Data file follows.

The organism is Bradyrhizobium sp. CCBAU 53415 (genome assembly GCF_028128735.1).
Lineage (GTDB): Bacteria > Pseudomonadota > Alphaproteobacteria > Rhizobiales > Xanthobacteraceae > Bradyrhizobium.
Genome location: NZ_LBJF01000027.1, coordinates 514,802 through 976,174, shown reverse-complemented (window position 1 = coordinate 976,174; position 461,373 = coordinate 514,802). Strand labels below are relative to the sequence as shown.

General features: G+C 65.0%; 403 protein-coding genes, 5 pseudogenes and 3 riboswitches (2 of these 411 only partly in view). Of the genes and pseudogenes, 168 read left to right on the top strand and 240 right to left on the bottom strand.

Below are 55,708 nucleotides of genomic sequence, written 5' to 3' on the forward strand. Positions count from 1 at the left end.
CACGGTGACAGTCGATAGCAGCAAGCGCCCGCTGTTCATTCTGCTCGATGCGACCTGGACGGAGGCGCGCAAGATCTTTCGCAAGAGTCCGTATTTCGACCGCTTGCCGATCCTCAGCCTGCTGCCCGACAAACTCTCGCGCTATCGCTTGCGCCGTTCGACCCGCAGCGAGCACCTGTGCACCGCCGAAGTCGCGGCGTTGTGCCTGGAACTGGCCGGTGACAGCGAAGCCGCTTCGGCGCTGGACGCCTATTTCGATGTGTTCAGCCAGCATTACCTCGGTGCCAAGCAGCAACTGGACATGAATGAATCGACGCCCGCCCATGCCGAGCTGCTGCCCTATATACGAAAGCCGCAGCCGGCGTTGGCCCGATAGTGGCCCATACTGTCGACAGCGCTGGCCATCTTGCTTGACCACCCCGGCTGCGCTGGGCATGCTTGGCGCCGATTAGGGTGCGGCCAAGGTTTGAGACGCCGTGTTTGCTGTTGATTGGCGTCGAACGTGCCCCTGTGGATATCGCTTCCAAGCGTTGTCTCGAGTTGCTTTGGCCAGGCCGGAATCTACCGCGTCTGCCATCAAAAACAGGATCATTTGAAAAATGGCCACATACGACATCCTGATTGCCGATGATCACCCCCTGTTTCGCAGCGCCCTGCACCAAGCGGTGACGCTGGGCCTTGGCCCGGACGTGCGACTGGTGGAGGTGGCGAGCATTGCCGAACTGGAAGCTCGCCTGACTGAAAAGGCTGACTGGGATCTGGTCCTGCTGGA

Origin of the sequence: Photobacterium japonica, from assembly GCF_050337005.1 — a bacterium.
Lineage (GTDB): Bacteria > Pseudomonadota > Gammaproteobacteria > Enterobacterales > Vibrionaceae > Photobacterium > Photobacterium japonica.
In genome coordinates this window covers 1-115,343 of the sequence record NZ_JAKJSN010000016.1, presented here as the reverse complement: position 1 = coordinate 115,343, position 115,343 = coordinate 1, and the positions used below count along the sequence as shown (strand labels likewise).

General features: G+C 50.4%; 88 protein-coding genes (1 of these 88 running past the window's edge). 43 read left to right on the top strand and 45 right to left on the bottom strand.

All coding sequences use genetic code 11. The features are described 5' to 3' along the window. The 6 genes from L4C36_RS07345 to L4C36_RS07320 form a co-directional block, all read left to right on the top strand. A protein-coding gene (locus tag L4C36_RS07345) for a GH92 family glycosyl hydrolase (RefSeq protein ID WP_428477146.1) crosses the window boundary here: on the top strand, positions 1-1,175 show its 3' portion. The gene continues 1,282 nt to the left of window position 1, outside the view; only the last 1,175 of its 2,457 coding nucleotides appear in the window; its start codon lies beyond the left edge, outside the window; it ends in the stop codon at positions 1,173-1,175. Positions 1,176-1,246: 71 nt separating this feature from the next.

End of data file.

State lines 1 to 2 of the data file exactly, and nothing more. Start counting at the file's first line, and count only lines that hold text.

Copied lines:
The organism is Bradyrhizobium sp. CCBAU 53415 (genome assembly GCF_028128735.1).
Lineage (GTDB): Bacteria > Pseudomonadota > Alphaproteobacteria > Rhizobiales > Xanthobacteraceae > Bradyrhizobium.